Going somewhere? Can I offer you a lift?Stacy’s Funny Farm is a 501(c)(3) Non-Profit Organization providing sanctuary for small homeless pets. We take in used pets and provide them with a home. We rarely adopt out because our pets are considered unadoptable. They have failed in previous placement or they are here by arrangement because the previous owners prefer to surrender to an organization where they can visit. In this way, we reduce the burden on other shelters by ensuring that the pets don’t end up there. We also work with other rescue organizations to take in their unadoptable pets when we have space.

Do we provide sanctuary for dogs and cats?

No and sometimes. We aren’t set up for dogs, and there are many other local organizations that specialize in dogs. Dogs are covered. There are also many local organizations that take in cats and re-home them. So, cats are pretty well covered, too. (I’ll tell you about my cats later.) Our specialty is pocket pets, rabbits, small cage birds, doves, pigeons, quail, hens, ducks, and the occasional turtle. Few sanctuaries accept the wide range of animals that we care for. We know our limits, though, and don’t take reptiles, parrots, or ferrets.

Yes, we do have working cats.

Our cats provide rat abatement in the aviary. They are feral stray cats from the Seattle Alley Cat Project. They are a non-profit TNR organization monitoring the feral cat population in the Seattle area. They place feral cats in homes, especially the kittens. Unfortunately, not all ferals adapt to the life of a house cat. Nor can they all be returned to feral colonies. I adopted my cats from their “Barn Kitty” program. Some are FIV+, others were returned to the organization after an unsuccessful adoption. They live outdoors in a secure area and the resident rats pack their bags and move along down the road

Where do the other pets come from?

We take unadoptable pets from other local agencies. We take surrenders from our veterinarian. We take old hens and ducks being offered up “for the soup pot.” We take hens from unsuccessful urban chicken projects. We take second-hand lab animals. We take in stray pets whose owners can’t be located. We inherit pets from cancer victims. We foster pets for people in transition who aren’t ready to surrender.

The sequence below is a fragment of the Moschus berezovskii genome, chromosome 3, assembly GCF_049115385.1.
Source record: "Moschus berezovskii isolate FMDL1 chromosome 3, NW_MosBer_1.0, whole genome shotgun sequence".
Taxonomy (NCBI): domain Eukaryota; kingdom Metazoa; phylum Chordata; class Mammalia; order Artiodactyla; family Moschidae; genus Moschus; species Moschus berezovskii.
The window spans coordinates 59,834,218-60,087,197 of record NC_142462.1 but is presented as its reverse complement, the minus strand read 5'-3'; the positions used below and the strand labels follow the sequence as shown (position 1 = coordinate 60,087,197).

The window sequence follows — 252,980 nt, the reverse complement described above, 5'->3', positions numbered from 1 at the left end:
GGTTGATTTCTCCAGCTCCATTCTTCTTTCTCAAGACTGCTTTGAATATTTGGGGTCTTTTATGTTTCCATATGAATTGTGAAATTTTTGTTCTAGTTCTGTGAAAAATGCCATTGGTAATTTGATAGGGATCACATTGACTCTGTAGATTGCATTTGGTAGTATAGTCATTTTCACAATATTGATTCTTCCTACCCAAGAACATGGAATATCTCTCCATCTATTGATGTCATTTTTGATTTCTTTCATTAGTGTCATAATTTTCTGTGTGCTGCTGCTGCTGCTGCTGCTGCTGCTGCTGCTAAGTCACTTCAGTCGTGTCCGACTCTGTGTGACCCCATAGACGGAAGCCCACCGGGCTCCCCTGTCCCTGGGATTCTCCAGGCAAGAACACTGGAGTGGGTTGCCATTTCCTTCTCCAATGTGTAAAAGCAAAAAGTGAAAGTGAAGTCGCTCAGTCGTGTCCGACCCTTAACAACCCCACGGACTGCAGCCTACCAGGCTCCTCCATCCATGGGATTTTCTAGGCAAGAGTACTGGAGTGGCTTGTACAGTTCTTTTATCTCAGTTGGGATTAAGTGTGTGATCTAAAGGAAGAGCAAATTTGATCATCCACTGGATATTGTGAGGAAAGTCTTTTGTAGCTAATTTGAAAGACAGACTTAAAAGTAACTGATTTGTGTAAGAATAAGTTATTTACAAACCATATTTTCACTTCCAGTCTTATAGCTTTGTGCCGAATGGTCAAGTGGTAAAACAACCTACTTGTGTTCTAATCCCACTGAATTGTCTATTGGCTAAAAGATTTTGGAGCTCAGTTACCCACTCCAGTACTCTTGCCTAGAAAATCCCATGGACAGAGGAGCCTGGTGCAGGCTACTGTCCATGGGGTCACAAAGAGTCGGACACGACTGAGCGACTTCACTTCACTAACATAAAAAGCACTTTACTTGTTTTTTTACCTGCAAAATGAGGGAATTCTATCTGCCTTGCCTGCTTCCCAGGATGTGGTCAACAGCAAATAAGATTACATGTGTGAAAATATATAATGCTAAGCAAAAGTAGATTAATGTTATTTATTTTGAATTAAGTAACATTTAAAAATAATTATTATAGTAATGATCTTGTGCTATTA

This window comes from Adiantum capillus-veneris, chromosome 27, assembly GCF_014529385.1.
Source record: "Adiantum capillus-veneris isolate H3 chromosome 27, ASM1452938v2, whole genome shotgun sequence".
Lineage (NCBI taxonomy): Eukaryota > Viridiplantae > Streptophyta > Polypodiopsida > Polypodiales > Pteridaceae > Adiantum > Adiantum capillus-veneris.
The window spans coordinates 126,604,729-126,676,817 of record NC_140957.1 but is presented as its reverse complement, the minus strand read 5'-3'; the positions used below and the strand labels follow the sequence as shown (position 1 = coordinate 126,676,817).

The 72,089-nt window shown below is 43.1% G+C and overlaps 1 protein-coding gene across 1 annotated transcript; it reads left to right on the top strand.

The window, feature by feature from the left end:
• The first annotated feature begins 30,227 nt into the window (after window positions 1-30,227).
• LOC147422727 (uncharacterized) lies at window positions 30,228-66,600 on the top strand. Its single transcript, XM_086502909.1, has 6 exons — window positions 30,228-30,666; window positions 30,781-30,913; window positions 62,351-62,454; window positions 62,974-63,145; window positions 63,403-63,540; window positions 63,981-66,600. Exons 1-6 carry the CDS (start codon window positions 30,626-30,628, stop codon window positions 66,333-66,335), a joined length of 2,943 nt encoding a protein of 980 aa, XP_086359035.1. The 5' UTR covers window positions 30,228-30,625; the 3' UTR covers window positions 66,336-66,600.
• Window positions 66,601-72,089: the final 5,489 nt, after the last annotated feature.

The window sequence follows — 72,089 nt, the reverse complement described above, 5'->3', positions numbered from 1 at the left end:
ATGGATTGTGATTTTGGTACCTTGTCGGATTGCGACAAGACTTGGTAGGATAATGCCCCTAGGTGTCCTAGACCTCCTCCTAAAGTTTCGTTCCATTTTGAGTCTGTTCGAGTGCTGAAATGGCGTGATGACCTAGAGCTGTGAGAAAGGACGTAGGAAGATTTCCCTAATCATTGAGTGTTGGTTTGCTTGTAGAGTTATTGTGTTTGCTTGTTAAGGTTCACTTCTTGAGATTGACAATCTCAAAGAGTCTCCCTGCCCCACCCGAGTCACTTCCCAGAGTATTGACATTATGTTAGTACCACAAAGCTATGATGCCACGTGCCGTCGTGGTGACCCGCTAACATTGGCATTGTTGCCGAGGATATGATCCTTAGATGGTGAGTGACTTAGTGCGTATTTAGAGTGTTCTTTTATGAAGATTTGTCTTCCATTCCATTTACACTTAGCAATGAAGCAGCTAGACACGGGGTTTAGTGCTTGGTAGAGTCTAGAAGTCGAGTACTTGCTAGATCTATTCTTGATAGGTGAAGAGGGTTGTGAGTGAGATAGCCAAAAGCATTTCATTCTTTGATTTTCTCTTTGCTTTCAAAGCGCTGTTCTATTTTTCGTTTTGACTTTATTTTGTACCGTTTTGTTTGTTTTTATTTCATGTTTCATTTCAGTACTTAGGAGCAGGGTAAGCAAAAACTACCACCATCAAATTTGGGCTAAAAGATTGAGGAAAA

How many animals do we have?

We have between forty and fifty animals. This is a residential setting, and most of the animals are small. From the street, the sanctuary looks like an ordinary home. In fact, inside it looks like an ordinary home. The pets are housed generously and receive personal attention and occasional visitors. The neighbors are generally unaware of the animals.

Do we breed pets?

Most of the pets here in sanctuary are neutered. That is a fairly standard policy among pet shelters and is our way of ensuring that we don’t contribute to the homeless pet population. Having said that, birds are very sneaky and an occasional egg hatches. Those babies remain here unless a suitable home can be found for them.

What is an Ambassador animal?

The Founder has been taking in stray animals since 1975. After she acquired her pet capybara, Dobby, people started leaving donations. Dobby inspired her to organize as a tax exempt non-profit. The capybara was not a rescue animal, but his visitors and knack for publicity funded the upkeep for all of the sanctuary animals. Many rescues have ambassador animals to draw attention to the less flashy sanctuary pets. After we lost Dobby, we brought in Charlotte & Hamish, two rambunctious Shetland sheep, to serve as ambassadors. They came from a small hobby farm in Eastern Washington.

Are you hiring?

We are all volunteer, sorry. We do occasionally have volunteer positions open. We can accommodate high school students and offer community service credits toward graduation. Check with the community service coordinator at Shorecrest and Shorewood high schools. Or you can contact us here.

How else can I help?

Our primary fundraiser is our gift shop. We sell a variety of jewelry items including vintage pieces and some original designs. We also have wine charms and a few capybara themed items. 100% of the proceeds from the gift shop go to support the animals. You can support Stacy’s Funny Farm by shopping through Amazon Smile. Watch our videos on YouTube and google sends the ad revenue to us! There are DONATE buttons all over this website, too. Stacy’s Funny Farm is a §501(c)(3) organization. All donations are tax deductible.

Where are you located?

We are north of Seattle, Washington. We do not disclose our location because, unfortunately, people tend to drop off boxes of kittens if we do. Please feel free to contact us via email. We can answer many common care questions and have about thirty years experience securing chicken coops and designing aviaries and habitats. If you would like to visit, please contact us using the form on the visitor tab.


10 responses »

  1. Good evening!
    I was wondering if people are allowed to come visit the animals? If so where are you located and what dates/times are you available to visit?
    I’d love to come see your adorable capybara and all the other cuties too!

    • We do allow visitors! The sheep are available for viewing every afternoon. Hours are posted, currently 4-6pm from about April to October, earlier as the days shorten. Visiting the indoor animals is by appointment only, same for the ducks and chickens. It can be muddy out there, so summer is the best time for the aviary. Of course, Dobby died in 2018, so we no longer have a capybara here. I don’t publish my address because I don’t want people dropping off boxes of kittens. Please use the form on the VISITORS tab to request a visit.

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